The obvious ignorance of the paper by the Treasury economists on women in economics is modern labour economics was founded on the study of women. Men are boring. They get a job in their teens, retire at 65 and then drop dead. There is an immense amount of variation in female labour supply and educational choices which has been the foundation of hundreds of PhDs and thousands of economic articles.
You might have thought that there were real and important issues for The Treasury to be generating research and advice on. Things like, for example, the decades-long productivity underperformance and the associated widening gap between New Zealand and Australia. Or a housing and urban land market which renders what should be a basic – the ability to buy one’s own house – out of reach for so many New Zealanders. Or even just preparing for the next recession. Analytical capability is a scarce resource, and time used for one thing can’t be used for others.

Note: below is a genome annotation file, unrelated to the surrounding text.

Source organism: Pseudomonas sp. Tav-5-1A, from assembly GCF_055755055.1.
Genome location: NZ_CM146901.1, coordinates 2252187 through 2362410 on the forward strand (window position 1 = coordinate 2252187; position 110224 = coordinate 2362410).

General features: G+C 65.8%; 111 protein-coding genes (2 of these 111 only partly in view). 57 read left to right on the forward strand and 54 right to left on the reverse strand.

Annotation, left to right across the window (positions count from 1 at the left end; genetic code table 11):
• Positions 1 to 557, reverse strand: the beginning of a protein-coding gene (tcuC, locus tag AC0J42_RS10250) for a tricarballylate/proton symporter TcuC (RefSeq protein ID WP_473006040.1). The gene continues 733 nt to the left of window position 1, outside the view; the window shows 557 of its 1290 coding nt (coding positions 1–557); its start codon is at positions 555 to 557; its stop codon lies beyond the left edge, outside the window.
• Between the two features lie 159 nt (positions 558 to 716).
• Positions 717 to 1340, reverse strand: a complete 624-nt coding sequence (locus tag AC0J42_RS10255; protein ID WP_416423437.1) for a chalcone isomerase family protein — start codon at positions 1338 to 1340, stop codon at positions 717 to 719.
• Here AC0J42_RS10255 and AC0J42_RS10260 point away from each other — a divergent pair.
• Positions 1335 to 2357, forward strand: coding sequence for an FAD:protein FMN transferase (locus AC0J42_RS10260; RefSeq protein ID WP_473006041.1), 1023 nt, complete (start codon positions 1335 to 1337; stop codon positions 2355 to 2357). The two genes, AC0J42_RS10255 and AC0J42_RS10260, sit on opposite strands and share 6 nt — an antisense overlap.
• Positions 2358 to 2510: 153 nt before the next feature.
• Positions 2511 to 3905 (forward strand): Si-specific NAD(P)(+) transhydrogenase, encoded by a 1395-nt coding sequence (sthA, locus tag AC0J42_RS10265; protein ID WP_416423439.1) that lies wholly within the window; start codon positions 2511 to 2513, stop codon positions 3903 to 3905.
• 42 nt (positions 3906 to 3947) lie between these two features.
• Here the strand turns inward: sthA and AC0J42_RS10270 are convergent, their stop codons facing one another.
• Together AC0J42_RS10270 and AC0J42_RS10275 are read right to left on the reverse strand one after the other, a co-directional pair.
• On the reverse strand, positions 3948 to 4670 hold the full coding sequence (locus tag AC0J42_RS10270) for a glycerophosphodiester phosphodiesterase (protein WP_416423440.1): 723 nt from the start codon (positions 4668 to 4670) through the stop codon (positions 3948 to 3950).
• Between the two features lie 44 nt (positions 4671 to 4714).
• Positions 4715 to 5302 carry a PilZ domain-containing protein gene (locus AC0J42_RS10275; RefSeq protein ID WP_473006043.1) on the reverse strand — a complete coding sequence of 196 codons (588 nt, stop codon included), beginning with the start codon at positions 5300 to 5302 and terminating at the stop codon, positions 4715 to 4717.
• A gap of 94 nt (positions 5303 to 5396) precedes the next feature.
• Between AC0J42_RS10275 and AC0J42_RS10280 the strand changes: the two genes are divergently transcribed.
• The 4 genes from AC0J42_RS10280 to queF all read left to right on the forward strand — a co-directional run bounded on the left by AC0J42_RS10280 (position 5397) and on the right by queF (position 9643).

In a post last night about various papers presented at the recent New Zealand Association of Economists conference, Eric Crampton alerted his readers last night to a contribution from Treasury’s chief economist (and Deputy Secretary) Tim Ng and one of his staff.
I did not attend Treasury’s session in which…
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